Furthermore, by bidding in 10s, my successful bid pool will be shared evenly among the players and not awarded to a single player. Hence, I would not be putting any particular player in a more favourable bidding position.
My bidding ability will be limited by the cards in my possession. For example, if I hold cards with face value 3, I will not be able to place bids with unit values of 3 (i.e. 3, 13, 23 etc.). However, this disadvantage is negated if I accumulate sufficient oinks to bid in 10s, as per my original strategy, as there are no cards with a Face Value of 0.
Another disadvantage is that players will purposely bid values of the cards that I do not possess hence limiting my oink earning ability.
The overall concept for these strategies is to not be afraid of bidding big (i.e. going all in with 10 oinks) and outbidding the other players to secure as many cards as possible for the least number of oinks right from the beginning. The more cards I collect early on will increase my chances of receiving the bid pool and prevent the sharing of the bid pool amongst players. In doing so, the initial high bids pay off as I will be able to earn oinks later on to improve my bidding capabilities and additionally win more cards.
Particularly when playing with new players, they will tend to be cautious and want to save their oinks for the rest of the game. In this case, such an aggressive starting bid strategy has a high chance of success.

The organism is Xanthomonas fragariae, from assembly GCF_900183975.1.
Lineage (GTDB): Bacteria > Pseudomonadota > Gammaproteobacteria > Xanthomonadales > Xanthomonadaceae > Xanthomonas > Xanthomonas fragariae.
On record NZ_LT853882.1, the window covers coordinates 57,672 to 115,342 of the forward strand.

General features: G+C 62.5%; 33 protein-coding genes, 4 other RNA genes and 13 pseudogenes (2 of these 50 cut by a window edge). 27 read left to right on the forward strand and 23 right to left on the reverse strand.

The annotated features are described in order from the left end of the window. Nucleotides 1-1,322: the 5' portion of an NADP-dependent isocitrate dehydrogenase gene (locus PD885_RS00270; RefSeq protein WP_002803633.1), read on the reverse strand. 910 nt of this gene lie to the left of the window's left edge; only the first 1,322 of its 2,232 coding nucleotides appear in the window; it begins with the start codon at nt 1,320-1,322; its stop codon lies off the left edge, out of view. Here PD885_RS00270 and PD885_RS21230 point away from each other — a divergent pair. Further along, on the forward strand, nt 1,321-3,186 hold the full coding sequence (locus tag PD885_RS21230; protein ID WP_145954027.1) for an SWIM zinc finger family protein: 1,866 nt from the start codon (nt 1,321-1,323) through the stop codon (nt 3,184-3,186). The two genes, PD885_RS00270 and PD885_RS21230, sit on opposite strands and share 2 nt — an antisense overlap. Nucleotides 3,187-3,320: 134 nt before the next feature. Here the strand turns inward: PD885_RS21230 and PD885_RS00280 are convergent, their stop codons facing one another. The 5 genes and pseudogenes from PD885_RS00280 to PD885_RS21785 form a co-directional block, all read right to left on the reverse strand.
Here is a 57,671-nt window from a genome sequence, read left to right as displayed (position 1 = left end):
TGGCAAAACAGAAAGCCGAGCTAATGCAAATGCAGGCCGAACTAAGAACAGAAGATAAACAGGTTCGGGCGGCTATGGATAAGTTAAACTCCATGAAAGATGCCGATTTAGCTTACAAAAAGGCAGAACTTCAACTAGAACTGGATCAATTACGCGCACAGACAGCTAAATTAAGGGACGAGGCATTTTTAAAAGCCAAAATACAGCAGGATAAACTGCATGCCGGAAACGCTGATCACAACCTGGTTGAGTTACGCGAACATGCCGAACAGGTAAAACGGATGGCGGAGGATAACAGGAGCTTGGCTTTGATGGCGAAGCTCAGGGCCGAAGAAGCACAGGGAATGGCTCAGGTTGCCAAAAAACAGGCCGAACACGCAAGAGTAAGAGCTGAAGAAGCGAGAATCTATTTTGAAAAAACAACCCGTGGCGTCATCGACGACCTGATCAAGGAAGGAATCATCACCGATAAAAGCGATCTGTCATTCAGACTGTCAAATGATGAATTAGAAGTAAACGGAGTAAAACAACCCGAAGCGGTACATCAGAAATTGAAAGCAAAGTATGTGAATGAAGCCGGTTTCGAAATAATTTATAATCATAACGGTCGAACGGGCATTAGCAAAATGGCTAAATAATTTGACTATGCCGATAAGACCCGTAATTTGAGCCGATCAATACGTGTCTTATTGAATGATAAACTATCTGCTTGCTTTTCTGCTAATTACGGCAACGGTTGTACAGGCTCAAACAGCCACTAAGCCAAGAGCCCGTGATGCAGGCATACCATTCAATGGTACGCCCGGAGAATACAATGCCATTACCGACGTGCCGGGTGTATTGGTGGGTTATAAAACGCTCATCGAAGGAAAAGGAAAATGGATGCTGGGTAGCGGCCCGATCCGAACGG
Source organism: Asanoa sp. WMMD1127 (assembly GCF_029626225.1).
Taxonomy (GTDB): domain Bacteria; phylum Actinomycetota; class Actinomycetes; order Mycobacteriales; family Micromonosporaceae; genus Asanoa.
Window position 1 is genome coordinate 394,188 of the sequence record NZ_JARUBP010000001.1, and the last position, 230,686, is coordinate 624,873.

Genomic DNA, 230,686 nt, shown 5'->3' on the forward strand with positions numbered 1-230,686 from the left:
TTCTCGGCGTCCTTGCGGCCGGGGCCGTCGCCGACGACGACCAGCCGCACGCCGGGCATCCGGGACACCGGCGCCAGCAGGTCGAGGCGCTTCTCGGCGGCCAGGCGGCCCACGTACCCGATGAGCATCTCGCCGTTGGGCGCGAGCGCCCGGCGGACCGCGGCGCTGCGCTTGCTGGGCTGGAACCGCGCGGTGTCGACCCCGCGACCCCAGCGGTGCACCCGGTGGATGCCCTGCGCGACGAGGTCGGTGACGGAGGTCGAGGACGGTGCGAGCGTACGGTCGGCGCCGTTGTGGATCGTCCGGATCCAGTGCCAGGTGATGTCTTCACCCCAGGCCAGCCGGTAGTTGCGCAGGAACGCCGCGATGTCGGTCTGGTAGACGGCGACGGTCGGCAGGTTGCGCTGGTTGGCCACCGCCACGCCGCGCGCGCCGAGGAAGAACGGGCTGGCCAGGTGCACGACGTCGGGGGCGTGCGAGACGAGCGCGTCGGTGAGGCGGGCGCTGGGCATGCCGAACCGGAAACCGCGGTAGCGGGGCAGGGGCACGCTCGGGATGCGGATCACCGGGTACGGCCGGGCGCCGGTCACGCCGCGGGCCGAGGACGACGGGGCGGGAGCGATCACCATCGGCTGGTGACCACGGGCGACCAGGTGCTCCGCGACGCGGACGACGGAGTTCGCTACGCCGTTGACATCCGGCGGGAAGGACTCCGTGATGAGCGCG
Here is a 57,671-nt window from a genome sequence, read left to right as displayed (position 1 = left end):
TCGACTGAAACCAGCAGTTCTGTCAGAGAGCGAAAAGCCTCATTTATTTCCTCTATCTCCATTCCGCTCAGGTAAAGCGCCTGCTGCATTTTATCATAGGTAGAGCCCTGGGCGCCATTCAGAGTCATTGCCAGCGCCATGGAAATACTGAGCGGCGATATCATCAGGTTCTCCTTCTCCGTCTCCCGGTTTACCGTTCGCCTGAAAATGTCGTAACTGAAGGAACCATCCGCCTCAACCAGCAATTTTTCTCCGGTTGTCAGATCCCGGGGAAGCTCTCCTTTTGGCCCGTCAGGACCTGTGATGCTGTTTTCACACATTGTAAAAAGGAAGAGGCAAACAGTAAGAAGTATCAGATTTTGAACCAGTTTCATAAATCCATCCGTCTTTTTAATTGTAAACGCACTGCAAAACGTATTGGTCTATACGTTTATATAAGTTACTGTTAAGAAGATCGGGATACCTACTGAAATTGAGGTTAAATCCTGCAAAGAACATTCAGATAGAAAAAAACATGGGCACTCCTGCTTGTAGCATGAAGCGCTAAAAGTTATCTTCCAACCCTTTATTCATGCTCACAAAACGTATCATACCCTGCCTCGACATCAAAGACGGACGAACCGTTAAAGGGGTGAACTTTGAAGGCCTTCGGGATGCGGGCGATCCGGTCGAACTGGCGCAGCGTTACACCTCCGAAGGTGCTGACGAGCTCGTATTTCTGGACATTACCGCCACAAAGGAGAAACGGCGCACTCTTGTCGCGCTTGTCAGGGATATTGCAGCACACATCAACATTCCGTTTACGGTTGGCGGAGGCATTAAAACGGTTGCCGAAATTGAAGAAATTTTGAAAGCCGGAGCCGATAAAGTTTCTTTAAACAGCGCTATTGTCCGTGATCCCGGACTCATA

Strategy: Force Your Opponent’s Hand
While playing the game, it is important to not only be aware of the cards that your opponents have acquired but their existing oink pot as well.
By observing their cards and oinks available, I can manipulate the bids to either force them to bid a larger amount or force them into bidding to my advantage (e.g. bid coincides with face value of cards that are in my possession or bid with unit values that no one has so that the bid pool is equally split and I earn oinks).
It is also important to be observant, especially if I have accumulated a large number of oinks of a particular element. In this case, should that element card be drawn, I will know what is the maximum oinks my opponents are able to bid and I can outbid them with the least number of oinks required thus saving oinks for another card.
Strategy: Value for Oinks